• FIGS. 32A-32D are SEM images (at different magnifications) detailing the rendering of an exemplary nanotube fabric layer into an ordered state via a high pressure air flow polishing operation;
  • FIGS. 33A-33B are SEM images detailing the rendering of an exemplary nanotube fabric layer deposited over a 2024 aluminum alloy substrate into an ordered state via a rubbing operation;
  • FIGS. 34A-34C are SEM images detailing the rendering of an exemplary nanotube fabric layer deposited over a titanium nitride (TiN) substrate into an ordered state via a rubbing operation performed using a chemical mechanical polishing (CMP) machine;
  • FIG. 35 is an AFM image detailing the rendering of an exemplary nanotube fabric layer into an ordered state via the use of an electronically controlled linear actuator to provide a rubbing force with a stroke length of 1 mm;
  • FIG. 36 is an AFM image detailing the rendering of an exemplary nanotube fabric layer into an ordered state via the use of an electronically controlled linear actuator to provide a rubbing force with a stroke length of 0.1 mm;
  • FIG. 37 is an AFM image detailing the rendering of an exemplary nanotube fabric layer into an ordered state via the use of an electronically controlled linear actuator to provide a rubbing force with a stroke length of 0.05 mm;
  • FIG. 38 is an AFM image detailing the rendering of an exemplary nanotube fabric layer into an ordered state via the use of an electronically controlled linear actuator to provide a rubbing force with a stroke length of 0.01 mm;
  • FIGS. 39A-39D are SEM images detailing the rendering of an exemplary nanotube fabric layer coated with a layer of silicon nanowires into an ordered state via the use of a rayon rubbing pad.
  • DETAILED DESCRIPTION
  • The present disclosure teaches methods to arrange nanotube elements within nanotube fabric layers and films through the application of a directional force applied over such layers and films. These approaches can be employed to render regions, within a deposited nanotube fabric layer, into one or more networks of substantially ordered nanotube elements—that is, regions wherein the nanotube elements are oriented in a substantially uniform arrangement such that they group together along their sidewalls. In this manner, for example, nanotube fabrics may be created which are highly dense. In certain applications, such ordered nanotube fabric layers would be essentially free of gaps and voids between nanotube elements. Or, in another example, ordered nanotube fabrics may be created which are essentially free of gaps and voids greater than a certain dimension. Further, in another example, such methods may be used to realize nanotube fabrics wherein the number of gaps and voids within the fabric is significantly reduced. In still another example, an ordered nanotube fabric layer, arranged according to the methods of the present disclosure, includes a plurality of nanotube elements oriented in substantially the same direction.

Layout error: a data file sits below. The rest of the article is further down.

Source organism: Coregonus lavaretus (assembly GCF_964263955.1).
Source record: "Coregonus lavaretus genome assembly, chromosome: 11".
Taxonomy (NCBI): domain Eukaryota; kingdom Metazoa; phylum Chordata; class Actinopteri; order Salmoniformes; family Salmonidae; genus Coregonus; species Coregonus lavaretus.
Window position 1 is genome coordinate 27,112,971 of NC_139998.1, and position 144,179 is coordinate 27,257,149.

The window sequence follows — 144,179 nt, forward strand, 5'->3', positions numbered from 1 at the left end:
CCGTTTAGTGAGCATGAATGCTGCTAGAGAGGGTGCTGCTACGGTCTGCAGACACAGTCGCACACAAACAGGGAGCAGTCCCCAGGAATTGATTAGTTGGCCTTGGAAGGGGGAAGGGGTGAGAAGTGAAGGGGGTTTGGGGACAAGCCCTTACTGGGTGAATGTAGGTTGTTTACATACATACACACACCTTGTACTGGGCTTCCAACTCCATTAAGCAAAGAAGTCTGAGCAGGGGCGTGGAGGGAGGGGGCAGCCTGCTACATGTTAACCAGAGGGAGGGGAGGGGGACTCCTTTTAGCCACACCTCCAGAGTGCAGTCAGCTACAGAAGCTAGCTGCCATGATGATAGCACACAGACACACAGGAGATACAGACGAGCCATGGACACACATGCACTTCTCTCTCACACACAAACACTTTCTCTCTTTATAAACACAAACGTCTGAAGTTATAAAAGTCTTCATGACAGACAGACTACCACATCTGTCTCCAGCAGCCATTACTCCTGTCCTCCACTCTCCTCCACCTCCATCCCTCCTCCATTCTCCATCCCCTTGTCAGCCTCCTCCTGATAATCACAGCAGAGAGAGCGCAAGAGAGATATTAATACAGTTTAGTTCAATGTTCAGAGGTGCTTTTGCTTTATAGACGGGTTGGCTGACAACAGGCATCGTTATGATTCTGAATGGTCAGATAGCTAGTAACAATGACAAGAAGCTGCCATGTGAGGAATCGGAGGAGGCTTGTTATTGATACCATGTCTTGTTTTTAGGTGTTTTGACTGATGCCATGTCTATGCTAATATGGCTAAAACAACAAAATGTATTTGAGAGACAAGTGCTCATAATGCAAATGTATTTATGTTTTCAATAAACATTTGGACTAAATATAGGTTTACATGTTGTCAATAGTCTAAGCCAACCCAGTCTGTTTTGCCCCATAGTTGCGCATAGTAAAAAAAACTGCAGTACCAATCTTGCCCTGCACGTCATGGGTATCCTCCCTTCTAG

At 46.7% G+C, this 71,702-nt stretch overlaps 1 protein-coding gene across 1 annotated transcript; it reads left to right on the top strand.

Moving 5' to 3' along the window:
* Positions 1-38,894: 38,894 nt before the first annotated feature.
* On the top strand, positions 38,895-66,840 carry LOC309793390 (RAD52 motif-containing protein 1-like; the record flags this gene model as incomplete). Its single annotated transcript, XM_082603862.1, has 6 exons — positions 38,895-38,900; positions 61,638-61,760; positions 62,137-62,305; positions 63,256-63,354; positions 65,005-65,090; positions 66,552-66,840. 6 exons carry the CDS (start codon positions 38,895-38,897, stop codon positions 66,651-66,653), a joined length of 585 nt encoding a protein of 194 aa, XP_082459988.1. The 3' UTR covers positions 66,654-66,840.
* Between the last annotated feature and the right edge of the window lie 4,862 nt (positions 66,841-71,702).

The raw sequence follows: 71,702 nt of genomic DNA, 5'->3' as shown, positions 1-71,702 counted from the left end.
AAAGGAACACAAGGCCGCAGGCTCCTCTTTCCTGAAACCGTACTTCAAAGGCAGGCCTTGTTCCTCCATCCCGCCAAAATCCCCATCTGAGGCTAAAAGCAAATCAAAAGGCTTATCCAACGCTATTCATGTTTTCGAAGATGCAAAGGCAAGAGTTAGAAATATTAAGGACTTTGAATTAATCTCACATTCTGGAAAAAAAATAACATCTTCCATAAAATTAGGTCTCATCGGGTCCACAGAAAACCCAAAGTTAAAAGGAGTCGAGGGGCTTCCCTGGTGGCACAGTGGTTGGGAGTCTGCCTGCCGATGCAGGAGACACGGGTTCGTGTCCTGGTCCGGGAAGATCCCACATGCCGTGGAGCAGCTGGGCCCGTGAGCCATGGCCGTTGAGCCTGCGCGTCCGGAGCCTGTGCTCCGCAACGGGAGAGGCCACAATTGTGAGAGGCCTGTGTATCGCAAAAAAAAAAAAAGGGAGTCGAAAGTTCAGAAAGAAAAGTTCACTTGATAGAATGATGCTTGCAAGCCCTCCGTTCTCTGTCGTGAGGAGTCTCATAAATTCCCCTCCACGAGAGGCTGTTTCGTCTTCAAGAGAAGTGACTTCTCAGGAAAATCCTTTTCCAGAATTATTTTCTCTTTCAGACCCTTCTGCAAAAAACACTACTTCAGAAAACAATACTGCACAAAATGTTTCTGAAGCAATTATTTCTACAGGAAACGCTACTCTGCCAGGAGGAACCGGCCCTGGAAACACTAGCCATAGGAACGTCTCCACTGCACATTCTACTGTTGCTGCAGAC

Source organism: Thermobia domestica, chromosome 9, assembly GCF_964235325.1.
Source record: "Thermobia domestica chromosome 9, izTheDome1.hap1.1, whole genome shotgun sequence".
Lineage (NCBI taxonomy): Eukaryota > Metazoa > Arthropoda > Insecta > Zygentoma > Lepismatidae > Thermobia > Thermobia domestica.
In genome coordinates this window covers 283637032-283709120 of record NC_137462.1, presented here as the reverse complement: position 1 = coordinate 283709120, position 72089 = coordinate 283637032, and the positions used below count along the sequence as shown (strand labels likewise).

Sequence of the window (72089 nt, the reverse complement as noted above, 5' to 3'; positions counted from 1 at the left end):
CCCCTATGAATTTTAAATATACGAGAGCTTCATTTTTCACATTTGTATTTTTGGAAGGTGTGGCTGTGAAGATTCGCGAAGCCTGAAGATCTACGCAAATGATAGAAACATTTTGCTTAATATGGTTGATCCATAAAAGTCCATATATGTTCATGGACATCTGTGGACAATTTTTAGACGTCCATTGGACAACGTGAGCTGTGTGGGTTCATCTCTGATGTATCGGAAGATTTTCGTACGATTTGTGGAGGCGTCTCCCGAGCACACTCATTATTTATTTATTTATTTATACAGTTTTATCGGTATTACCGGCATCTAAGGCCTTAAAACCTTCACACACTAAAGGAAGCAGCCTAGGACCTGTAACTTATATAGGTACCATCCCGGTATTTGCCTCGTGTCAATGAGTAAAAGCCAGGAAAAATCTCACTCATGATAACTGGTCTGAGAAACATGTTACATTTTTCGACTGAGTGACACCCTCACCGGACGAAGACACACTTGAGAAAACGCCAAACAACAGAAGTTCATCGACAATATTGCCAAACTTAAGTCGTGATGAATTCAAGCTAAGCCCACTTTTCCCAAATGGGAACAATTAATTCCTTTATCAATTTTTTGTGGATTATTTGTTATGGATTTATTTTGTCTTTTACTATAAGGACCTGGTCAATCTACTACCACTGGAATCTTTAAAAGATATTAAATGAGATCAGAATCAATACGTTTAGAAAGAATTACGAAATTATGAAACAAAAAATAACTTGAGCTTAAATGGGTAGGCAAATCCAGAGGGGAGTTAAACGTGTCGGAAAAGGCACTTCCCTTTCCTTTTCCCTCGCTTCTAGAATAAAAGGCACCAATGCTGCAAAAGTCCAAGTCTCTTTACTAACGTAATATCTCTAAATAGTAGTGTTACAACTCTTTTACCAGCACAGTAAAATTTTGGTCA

• It should be noted that within the present disclosure the term “network” is used to describe an arrangement of nanotube elements dispersed over the surface of a substrate. In certain applications networks of nanotube elements are relatively dense, with nanotube elements packed tightly together and, in some cases, entwined with adjacent nanotube elements. In other applications network of nanotube elements are relatively sparse, with gaps and spaces between individual nanotube elements. Within certain applications, individual nanotube elements with sparse networks might be separated by gaps on the order of 1-2 nm. Within other applications such gaps might be on the order of 10 nm. Within still other applications such gaps might be on the order of 50 nm.
  • A fabric of nanotubes as referred to herein for the present disclosure includes a layer of multiple, interconnected carbon nanotubes. A fabric of nanotubes (or nanofabric), in the present disclosure, e.g., a non-woven carbon nanotube (CNT) fabric, may, for example, have a structure of multiple entangled nanotubes that are irregularly arranged relative to one another. Alternatively, or in addition, for example, the fabric of nanotubes for the present disclosure may possess some degree of positional regularity of the nanotubes, e.g., some degree of parallelism along their long axes. Such positional regularity may be found, for example, on a relatively small scale wherein flat arrays of nanotubes are arranged together along their long axes in rafts on the order of one nanotube long and ten to twenty nanotubes wide. In other examples, such positional regularity maybe found on a larger scale, with regions of ordered nanotubes, in some cases, extended over substantially the entire fabric layer. Such larger scale positional regularity is of particular interest to the present disclosure.